|Publication number||US5569452 A|
|Application number||US 08/453,438|
|Publication date||Oct 29, 1996|
|Filing date||May 30, 1995|
|Priority date||Aug 31, 1993|
|Publication number||08453438, 453438, US 5569452 A, US 5569452A, US-A-5569452, US5569452 A, US5569452A|
|Inventors||Gordon L. Amidon, Lizbeth B. Sherman, John R. Crison|
|Original Assignee||Tsrl, Inc.|
|Export Citation||BiBTeX, EndNote, RefMan|
|Patent Citations (2), Non-Patent Citations (18), Referenced by (27), Classifications (11), Legal Events (7)|
|External Links: USPTO, USPTO Assignment, Espacenet|
This is a continuation of application Ser. No. 08/115,414 filed on Aug. 31, 1993, and now abandoned.
The present invention provides pharmaceutical formulations useful in binding all common bile acids, conjugates, metabolites and related compounds such as cholic acid, glycocholate, taurocholate, chenodeoxycholic acid, glycochenodeoxycholate, taurochenodeoxycholate, deoxycholic acid, glycodeoxycholate, taurodeoxycholate, lithocholic acid, glycolithocholate, taurolithocholate, ursodeoxycholic acid and related compounds; and a method for using the formulations and methods for preparing the formulations.
Studies have shown there to be a direct correlation between high serum-cholesterol levels and coronary heart disease. Cholesterol and triglycerides circulate in the plasma bound to proteins and are classified according to their density: very low-density lipoproteins (VLDL), low-density lipoproteins (LDL), or high-density lipoproteins (HDL). The HDL is the so-called "good" form of cholesterol, whereas the LDL is believed to be involved with the build-up of plaque in blood vessels.
Serum-cholesterol levels considered to be normal or acceptable vary with the age of individuals, but it is generally believed that levels in the range of 200 mg/dL are acceptable, meaning such an individual is not in a particularly high-risk category for coronary heart disease. Some reports indicate that nearly half the adults in the United States have concentrations of serum cholesterol that are above the optimal levels. Studies carried out in the 1980s also have shown that a reduction in the concentration of cholesterol-carrying lipoproteins can diminish the risk of heart disease.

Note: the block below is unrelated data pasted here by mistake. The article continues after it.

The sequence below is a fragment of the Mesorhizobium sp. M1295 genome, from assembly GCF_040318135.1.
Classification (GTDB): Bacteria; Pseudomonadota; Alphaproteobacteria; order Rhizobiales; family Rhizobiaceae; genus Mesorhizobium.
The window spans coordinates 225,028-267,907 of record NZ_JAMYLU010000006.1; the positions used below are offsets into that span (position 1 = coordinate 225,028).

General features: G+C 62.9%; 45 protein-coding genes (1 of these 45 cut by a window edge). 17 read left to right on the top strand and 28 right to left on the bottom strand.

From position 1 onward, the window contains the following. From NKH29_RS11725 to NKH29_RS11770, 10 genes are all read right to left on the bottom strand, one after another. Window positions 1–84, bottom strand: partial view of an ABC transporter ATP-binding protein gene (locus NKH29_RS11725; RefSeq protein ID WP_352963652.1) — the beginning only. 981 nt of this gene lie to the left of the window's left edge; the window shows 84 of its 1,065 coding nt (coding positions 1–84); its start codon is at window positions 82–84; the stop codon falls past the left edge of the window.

Currently, known bile acid sequestering agents require large doses (colestipol 15-30 grams/day and cholestyramine 4-24 grams/day), and these agents cannot be administered in their dry form. The colestipol resin is available as a powder that is dispersed in water or a beverage (COLESTID). The cholestyramine is available in a flavored bar form (CHOLYBAR-Parke-Davis) and as a dispersible powder (QUESTRAN-Mead Johnson).1
Several drug therapies for reducing serum-cholesterol levels exist, including cholestyramine and colestipol, which are bile acid sequestering agents acting in the gastrointestinal tract and not absorbed into the body, as well as small molecules, such as dextrothyroxine sodium, clofibrate, probucol, gemfibrozil, and lovastatin which are absorbed into the body and act through altering the synthesis, metabolism and/or distribution of cholesterol in the body.
Cyclodextrins (CD) given orally have been shown to have lipid lowering activity and bile acid binding capabilities in vitro.2,3,4 However, when β-CD is administered orally, insignificant amounts are absorbed throughout the gastrointestinal tract. Most of the cyclodextrin is metabolized by the microflora in the colon. The metabolites are further metabolized and are finally excreted as carbon dioxide and water.5 This extensive digestive and metabolizing capability of the gastrointestinal tract also eliminates the effectiveness of other bile binding compounds such as proteins (e.g., albumin and antibodies) and lipids (such as triglycerides) when administered orally.